It is important to know all ADA requirements for outdoor benches to ensure compliance, as well as to avoid alienating your customers. Section 903 of the ADA and ABA Accessibility Guidelines for Buildings and Facilities were created so that people in wheelchairs can easily transfer to benches in specific settings. Bench requirements are mandated in certain facilities, rooms and elements, including Saunas and Steam Rooms, Fitting and Locker Rooms, Dressing, Holding Cells and Housing Cells, and Courtrooms.
There are different guidelines for outdoor benches, which tends to create a good deal of confusion. It is not uncommon for businesses to implement outdoor benches that meet Section 903 standards, but this is not recommended for many reasons. We are here to help clear up the confusion and ensure your project meets all ADA guidelines. Learn more
ADA Compliant Outdoor Benches
It’s important to note that Section 903 only applies to certain settings, such as gyms, hospitals, and dressing rooms. It does not apply to outdoor benches. The only mention of ADA guidelines for outdoor benches is found in “The Revised Draft Guidelines for Accessible Public Rights-of-Way” beneath the section titled “Text of the Draft Guidelines,” Chapter R3: Technical Provisions, R307.6.3.2:
“Where benches without tables are provided at a single location, at least 50 percent, but no fewer than one, shall have a seat height at the front edge of 43 cm (17in) minimum and 49cm (19in) maximum above the ground or floor space.” (http://www.access-board.gov/guidelines-and-standards/streets-sidewalks/public-rights-of-way/background/revised-draft-guidelines/chapter-3)
Instead of following the guidelines set forth by Section 903, the best way to make outdoor benches accessible to everyone is by following these tips:
- Bench seat height should measure 17’ to 19’ above ground or floor space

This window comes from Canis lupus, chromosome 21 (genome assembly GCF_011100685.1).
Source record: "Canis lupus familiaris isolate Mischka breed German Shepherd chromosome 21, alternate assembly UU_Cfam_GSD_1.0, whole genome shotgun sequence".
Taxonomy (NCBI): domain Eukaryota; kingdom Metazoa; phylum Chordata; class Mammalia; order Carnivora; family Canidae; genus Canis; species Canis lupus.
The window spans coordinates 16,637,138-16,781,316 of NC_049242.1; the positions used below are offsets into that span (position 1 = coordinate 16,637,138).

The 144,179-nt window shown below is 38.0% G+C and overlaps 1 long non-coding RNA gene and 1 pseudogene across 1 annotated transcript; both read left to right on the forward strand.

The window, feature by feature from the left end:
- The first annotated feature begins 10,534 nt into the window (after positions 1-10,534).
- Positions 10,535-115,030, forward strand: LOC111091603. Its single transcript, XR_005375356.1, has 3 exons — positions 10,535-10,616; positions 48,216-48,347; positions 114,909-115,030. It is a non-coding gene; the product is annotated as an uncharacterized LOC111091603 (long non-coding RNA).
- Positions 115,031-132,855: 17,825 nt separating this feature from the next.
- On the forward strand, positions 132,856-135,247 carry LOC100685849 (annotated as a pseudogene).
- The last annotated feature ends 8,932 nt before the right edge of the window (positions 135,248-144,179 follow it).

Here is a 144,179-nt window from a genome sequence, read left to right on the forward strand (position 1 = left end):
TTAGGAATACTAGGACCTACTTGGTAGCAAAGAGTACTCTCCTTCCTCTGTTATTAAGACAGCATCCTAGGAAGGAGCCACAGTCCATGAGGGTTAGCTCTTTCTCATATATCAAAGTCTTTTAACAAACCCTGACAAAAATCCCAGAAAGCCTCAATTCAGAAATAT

- The ground beneath benches should be clear, solid and stable and measure a minimum of 30’ x 48’.
- Seat backs should extend the full length of the bench
- Don’t forget to include armrests on benches. As a rule of thumb, one to two out of every five benches should have armrests.
- Create flexible spaces that allow plenty of room for wheelchairs to pull up beside benches and tables and interact without transferring out of their chair. This requires flat and stable ground surfaces all around benches so that wheelchairs can easily maneuver and park in the area.
- Make sure there is ample space to add seating around benches, for instance face groups of chairs at the ends of benches parallel to the short axis of the bench.
- For picnic tables, leave one seat removed or make one side of the bench shorter than the other side so that it is easy for wheelchairs to pull up and access the table. In addition, make sure there is enough toe and knee clearance beneath the table. As a rule of thumb, shoot for 27’ high, 30’ wide, and 19’ deep. This should provide ample space for comfort, accessibility, and maneuverability.
- Benches should be purchased in regard to your target audience – do you cater to a lot of elderly people? If yes, benches with a high back that offer a good deal of support are ideal. What about families with young children? Always consider the audience you are buying for when purchasing benches.
Section 903 Does Not Apply to Outdoor Benches, and For Good Reason
Applying the same standards outlined in Section 903 to outdoor benches is almost always considered unnecessary. It is without benefit to people in wheelchairs and inconvenient for people who are not in wheelchairs. That’s because people in wheelchairs typically do not transfer to outdoor benches. Instead, they pull up next to benches or tables and join in on the action from the comfort of their wheelchair.
By adding fixed or dimensionally restricted benches to landscaping, you end up isolating people in wheelchairs. In addition, benches with high and deep seats that lack side arms are not functional for people with other disabilities or special needs. If someone requires back support, it is impossible to get it from a seat that is so deep and high it prevents the knees from bending. Section 903 details adding benches with no arm rests, this is also counterproductive in outdoor settings. People with mobility issues, small children, and the elderly often need side arms to get up and down.
Purchase ADA Compliant Benches from TerraCast Products
TerraCast offers a wide range of site furnishings including commercial benches that can be made to meet all ADA requirements. We understand the importance of following all ADA requirements when landscaping and designing your facility, this includes ADA compliance for benches. Learn more about our ADA compliant benches and site furnishings.